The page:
Almost since his appointment as acting director of the Federal Housing Finance Agency (FHFA) Ed Demarco remained steadfast about not deviating from the agency’s mission as a guardian over taxpayers’ assets—held by Fannie Mae and Freddie Mac.
This was in response to call for Demarco to make policy changes at Fannie and Freddie that would help struggling homeowners during the housing crisis. Demarco has sole authority over the government-sponsored enterprises.
Many housing advocates, economist, and policymakers will automatically associate his tenure over the FHFA with millions of Americans losing their homes. The agency failed to yield to mounting pressure to enact policy changes that would help many homeowners across the country—many who subsequently lost their homes to foreclosures.
This week, Fannie and Freddie introduced a plan that would eliminate the requirements for borrowers who are 90 days delinquent in their mortgage payment to have to prove hardship to have their home loans modified to a lower monthly payment.
The Way The New Plan Works
In the pass, struggling homeowners had to provide details and documentation that outlined their financial circumstances—once a major pediment to both borrowers and mortgage lenders.
Beginning in July, Fannie Mae and Freddie Mac will send out letters to eligible homeowners that will explain the loan modification offer.
The plan revises the terms for the current home mortgage. The homeowner will have to make three monthly payments under the provisions of the new home loan agreement to make the revised terms permanent.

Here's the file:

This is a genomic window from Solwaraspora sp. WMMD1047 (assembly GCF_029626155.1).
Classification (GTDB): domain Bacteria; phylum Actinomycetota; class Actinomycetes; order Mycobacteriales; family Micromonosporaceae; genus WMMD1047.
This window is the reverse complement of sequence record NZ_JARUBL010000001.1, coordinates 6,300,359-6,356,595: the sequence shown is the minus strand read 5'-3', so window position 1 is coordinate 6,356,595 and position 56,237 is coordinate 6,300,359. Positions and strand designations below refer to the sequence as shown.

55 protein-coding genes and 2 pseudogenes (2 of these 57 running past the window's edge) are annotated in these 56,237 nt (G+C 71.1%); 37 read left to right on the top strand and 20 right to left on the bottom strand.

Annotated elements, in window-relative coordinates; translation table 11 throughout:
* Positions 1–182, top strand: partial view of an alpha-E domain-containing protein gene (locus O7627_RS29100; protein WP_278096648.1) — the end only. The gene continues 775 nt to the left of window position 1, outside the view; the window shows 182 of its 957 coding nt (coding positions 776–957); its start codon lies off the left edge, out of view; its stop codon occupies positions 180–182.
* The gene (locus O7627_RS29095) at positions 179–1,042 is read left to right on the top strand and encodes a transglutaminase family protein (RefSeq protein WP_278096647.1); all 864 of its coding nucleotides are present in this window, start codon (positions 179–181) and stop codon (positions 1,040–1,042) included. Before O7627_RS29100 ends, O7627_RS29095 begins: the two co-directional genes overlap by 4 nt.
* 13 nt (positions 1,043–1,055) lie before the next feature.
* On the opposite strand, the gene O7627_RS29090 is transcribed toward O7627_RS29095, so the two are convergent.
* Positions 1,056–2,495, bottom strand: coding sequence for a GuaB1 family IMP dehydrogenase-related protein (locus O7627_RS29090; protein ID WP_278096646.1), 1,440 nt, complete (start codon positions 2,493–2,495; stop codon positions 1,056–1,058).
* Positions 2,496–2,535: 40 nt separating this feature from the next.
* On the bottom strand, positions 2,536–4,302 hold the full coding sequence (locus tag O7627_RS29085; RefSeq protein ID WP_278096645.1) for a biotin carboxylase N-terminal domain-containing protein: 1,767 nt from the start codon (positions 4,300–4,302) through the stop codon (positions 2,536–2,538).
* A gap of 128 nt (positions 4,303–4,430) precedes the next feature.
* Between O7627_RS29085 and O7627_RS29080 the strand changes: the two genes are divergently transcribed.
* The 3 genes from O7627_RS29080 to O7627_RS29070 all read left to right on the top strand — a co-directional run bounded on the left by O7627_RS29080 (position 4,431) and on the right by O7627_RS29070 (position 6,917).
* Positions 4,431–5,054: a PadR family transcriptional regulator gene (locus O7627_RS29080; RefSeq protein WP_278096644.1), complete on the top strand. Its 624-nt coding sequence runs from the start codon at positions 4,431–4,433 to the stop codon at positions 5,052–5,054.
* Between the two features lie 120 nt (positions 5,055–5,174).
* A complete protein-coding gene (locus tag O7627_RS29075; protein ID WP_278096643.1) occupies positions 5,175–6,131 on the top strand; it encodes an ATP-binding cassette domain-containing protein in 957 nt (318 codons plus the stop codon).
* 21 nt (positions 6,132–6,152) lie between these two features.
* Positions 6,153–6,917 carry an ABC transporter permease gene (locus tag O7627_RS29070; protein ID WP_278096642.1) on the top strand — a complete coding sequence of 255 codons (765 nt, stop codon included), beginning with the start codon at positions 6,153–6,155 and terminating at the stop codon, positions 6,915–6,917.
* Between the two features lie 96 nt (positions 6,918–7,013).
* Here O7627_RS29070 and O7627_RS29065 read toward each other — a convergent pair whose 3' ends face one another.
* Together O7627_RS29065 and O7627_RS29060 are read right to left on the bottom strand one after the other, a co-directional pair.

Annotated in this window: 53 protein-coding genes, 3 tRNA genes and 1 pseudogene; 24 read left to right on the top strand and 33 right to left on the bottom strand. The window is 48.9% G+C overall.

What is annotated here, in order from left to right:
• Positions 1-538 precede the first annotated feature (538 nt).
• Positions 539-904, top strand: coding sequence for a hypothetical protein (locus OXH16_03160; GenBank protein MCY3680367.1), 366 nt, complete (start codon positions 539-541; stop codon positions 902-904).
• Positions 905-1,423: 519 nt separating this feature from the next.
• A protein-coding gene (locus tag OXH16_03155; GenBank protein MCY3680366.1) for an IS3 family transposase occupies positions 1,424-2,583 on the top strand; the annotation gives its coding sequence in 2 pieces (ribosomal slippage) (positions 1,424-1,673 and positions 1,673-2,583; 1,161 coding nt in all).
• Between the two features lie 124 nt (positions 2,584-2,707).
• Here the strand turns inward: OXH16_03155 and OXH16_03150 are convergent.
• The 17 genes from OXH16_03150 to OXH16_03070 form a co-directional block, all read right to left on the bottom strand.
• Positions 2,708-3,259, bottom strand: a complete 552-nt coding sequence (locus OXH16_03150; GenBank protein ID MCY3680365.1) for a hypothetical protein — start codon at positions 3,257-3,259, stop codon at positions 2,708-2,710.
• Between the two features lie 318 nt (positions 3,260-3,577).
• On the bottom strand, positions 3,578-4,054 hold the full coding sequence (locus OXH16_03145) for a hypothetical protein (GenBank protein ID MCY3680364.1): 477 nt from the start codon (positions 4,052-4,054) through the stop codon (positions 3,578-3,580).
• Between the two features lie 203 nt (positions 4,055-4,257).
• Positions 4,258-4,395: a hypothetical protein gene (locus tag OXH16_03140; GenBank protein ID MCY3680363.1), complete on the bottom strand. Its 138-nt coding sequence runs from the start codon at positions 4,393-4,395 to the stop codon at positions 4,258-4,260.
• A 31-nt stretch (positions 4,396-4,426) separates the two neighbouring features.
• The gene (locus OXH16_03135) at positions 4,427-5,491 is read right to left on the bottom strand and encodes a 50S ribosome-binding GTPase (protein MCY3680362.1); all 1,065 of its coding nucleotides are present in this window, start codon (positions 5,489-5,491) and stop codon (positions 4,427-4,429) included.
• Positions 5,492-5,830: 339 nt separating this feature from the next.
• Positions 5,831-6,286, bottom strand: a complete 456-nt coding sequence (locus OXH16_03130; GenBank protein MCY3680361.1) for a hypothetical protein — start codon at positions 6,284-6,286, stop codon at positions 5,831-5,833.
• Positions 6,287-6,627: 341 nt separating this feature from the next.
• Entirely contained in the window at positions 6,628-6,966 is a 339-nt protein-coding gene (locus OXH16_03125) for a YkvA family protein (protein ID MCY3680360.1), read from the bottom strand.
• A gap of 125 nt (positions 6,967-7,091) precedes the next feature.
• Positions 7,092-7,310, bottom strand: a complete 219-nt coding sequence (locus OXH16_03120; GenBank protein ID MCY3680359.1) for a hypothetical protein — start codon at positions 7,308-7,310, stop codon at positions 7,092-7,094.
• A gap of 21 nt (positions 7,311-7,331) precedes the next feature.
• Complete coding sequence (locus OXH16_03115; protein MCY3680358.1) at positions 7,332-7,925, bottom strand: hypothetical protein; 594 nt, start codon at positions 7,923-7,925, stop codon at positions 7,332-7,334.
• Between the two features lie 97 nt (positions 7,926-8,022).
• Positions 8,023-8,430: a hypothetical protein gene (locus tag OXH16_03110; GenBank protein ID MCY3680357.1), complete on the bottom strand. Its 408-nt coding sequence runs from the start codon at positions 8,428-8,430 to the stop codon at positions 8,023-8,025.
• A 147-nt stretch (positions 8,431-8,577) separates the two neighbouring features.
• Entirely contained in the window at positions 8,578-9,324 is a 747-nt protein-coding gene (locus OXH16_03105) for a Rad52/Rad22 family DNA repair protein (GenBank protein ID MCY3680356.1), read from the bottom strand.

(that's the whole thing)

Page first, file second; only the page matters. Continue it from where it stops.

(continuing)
Will It Help The Recovery?
Many housing advocates and analysts welcome the change in policy even at this late point. Others say a loan modification when the market is in recovery mode have a relative effective as compared to the period after the housing market crashed.
Now, with the recovery of the residential real estate the market, concern centers on whether the change in policy will help fuel recovery in the market recovery or impede its growth. The following dynamics point to a market strong market trending the right direction:
- Home rates - up
- Mortgage delinquencies - down
- Foreclosures – down
Some economists believe the latest program may help fuel home prices. Others fear the scheme encourages borrowers to become delinquent on their mortgages and can end up hurting the economy.
Other Housing Programs Since 2008
Here are some the other loan modification programs that were designed to prevent foreclosures introduced by Congress or the Obama administration over the last several years. The first two have expired and the third program is still in effect.
Hope for Homeowners – 2008
- Home Affordable Modification Program (HAMP) – 2009
- Home Affordable Refinance Program (HARP) – 2009
When it was launched, the loan modification program HAMP was touted as the scheme that would help three million borrowers. A study produced by the Federal housing finance agency, revealed that HAMP benefited about 900,000 Americans.
HARP has undergone several revisions. It has underperformed in terms of its original estimate because of policies and processing issues with mortgage lenders.
Borrowers who have underwater mortgages that are owned/ insured by Fannie Mae or Freddie Mac may be eligible to refinance their home loan to take advantage of low interest rates and lower their monthly payments.
This program expires at the end of 2013.